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The Eatwell Plate which our Healthwise philosophy supports suggests that a third of our daily food consumption should come from fruit and vegetables. As well as being low in fat and calories; and high in fibre, a combination of different fruit and vegetables can provide a cocktail of nutrients beneficial for health and well-being. In fact, there is evidence that eating lots of fruit and vegetables can help reduce the risk of developing diseases such as heart disease and cancer.
Our advice is to eat a rainbow of colours.
One portion is about 80g for adults.
For children a portion is roughly equal to the amount they can hold in the palm of their hand.
Examples of an 80g portion are:
One medium sized banana,
Two small fruits e.g. kiwi,
Half a grapefruit
One handful of grapes
150ml glass of fruit juice
Three heaped tablespoons of cooked vegetables such as carrots, swede or cabbage
Three heaped tablespoons of beans or pulses such as chickpeas, lentils or kidney beans
It is important to note that:
A portion of dried fruit is equal to about 30g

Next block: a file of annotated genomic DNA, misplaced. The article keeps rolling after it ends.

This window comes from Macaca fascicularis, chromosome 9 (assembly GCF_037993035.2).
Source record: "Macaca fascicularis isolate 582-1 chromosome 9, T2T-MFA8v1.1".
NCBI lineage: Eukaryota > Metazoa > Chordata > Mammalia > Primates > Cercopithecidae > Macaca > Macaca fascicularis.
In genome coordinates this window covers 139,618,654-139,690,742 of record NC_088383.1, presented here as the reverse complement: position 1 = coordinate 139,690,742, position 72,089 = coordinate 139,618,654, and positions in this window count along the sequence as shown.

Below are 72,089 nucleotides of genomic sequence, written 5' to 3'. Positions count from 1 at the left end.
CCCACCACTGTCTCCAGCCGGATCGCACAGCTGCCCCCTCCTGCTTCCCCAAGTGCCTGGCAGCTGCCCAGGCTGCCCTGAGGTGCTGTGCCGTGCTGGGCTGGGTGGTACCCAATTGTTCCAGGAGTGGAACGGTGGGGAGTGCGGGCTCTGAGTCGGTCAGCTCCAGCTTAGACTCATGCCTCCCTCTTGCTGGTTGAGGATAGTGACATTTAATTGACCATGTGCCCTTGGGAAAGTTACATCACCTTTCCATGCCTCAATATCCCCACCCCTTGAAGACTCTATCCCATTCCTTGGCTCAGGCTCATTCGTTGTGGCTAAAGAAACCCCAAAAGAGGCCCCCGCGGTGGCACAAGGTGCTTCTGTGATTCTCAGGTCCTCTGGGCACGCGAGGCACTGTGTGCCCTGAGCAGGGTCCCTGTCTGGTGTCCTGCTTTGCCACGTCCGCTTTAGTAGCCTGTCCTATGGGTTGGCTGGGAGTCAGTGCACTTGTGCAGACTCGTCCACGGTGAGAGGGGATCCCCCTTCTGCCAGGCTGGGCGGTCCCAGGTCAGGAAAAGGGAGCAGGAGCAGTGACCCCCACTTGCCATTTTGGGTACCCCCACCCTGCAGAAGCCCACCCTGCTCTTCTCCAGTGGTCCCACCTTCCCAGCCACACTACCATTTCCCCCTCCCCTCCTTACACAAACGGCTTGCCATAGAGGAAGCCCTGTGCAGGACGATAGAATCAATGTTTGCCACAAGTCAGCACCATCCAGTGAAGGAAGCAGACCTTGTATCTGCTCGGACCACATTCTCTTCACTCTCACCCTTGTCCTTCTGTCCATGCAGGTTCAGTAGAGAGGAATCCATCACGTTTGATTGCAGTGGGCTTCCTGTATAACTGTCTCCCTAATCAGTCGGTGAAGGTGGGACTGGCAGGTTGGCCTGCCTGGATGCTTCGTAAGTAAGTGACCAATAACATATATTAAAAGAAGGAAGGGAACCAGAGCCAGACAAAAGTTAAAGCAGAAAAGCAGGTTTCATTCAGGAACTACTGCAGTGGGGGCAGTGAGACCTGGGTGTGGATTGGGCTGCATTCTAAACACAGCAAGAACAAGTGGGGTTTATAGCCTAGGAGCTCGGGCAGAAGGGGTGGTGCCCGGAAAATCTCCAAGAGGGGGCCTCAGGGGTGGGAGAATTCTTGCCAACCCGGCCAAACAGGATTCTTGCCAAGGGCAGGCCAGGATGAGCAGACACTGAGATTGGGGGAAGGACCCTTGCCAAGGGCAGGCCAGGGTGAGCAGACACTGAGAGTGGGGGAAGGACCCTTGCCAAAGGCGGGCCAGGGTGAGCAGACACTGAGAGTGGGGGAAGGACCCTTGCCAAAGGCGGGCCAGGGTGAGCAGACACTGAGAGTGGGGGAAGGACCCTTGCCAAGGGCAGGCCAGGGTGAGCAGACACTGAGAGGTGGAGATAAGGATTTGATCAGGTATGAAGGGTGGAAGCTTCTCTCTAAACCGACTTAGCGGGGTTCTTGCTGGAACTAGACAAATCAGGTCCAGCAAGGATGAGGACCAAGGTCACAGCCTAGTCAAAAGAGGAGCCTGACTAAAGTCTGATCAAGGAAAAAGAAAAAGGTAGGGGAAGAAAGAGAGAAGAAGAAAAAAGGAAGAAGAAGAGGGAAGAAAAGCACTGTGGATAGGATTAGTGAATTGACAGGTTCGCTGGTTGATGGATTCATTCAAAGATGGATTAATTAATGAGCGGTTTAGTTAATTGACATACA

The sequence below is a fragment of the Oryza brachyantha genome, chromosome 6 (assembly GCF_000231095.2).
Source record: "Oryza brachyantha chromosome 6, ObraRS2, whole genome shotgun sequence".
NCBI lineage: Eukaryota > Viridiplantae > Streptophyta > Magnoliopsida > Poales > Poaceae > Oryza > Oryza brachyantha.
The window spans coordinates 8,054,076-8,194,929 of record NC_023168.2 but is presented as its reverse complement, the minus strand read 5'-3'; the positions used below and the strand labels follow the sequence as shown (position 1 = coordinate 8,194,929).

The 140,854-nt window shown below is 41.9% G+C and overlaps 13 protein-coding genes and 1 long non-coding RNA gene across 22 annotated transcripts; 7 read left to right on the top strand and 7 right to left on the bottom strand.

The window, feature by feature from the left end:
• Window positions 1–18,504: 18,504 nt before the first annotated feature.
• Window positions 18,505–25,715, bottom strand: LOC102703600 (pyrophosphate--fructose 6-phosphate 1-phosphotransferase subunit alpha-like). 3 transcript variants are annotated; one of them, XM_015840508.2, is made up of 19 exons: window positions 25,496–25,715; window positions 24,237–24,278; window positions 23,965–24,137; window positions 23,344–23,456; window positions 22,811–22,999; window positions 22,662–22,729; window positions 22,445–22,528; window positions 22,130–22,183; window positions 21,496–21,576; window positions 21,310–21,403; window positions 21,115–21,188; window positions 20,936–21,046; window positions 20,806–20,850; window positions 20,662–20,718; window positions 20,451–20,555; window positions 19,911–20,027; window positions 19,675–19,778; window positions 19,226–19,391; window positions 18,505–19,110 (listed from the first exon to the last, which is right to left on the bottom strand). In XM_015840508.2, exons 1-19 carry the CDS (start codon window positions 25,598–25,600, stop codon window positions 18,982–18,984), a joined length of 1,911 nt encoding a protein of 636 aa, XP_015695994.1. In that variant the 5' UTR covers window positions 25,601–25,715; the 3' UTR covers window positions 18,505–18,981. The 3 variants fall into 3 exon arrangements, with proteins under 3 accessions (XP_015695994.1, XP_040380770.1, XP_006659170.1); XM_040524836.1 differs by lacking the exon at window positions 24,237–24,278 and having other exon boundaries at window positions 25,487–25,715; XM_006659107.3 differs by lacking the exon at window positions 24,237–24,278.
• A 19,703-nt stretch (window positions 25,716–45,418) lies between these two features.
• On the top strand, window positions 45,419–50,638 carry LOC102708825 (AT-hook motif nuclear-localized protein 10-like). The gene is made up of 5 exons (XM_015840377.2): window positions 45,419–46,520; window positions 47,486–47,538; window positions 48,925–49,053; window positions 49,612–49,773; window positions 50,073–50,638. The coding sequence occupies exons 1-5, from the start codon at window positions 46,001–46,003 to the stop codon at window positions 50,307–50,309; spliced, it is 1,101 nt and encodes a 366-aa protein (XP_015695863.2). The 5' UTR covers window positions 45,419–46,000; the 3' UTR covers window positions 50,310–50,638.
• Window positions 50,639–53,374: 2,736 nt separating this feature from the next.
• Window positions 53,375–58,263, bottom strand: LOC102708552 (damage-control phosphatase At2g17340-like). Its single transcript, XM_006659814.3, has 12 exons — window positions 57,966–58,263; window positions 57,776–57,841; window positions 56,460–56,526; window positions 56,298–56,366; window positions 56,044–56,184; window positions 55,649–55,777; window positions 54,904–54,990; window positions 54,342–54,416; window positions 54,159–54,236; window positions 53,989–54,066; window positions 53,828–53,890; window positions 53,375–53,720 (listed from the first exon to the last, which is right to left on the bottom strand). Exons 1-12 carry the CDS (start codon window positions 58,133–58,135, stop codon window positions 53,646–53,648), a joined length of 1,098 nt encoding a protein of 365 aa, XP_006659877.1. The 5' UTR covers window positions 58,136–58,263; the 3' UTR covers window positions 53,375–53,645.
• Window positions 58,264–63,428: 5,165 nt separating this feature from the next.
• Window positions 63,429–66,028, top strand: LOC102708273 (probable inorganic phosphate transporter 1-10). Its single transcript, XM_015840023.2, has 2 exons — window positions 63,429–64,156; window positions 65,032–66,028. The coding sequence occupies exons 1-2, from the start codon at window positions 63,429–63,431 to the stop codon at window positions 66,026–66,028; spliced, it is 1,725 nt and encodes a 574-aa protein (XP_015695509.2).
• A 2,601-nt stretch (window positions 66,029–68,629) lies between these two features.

A 150ml glass of fruit or vegetable juice only counts as one of your '5 A DAY'. This is because it contains less fibre and when fruit is juiced they release sugars which can damage your teeth
A smoothie may count as more than one portion of your '5 A DAY' but it depends on how much fruit and/or vegetables have been used and also how it was made. For example a smoothie containing two 80g portions of whole fruit/vegetables would count as 2 portions of your '5 A DAY'. Smoothies cannot count as more than 2 portions of your '5 A DAY'. Like fruit juices, this is because when fruit is juiced/blended, it releases sugars which can damage your teeth
A portion of beans or pulses only count as one of your '5 a day' as they contain less nutrients than other fruit/vegetables
Tips for achieving your '5 A DAY'
Fresh or dried fruit can be added to your breakfast cereal, yoghurt or desserts
Fruit and some vegetables can be taken as a snack for example bananas, apples, fruit pots, celery or carrot sticks
If you are having tinned fruit, aim to choose tinned fruit in its natural juice rather than in syrup
If you are having tinned vegetables, aim to choose vegetables in water rather than in salt or sugar
Add vegetables to your meals for example you can add them to curries, stews, pasta dishes or stir fries
Alternatively serve vegetables as a side along with your meal
Salad can be added to your sandwich or baguette or served with your meal
Aim to avoid adding fat to your vegetables for example butter, honey, oil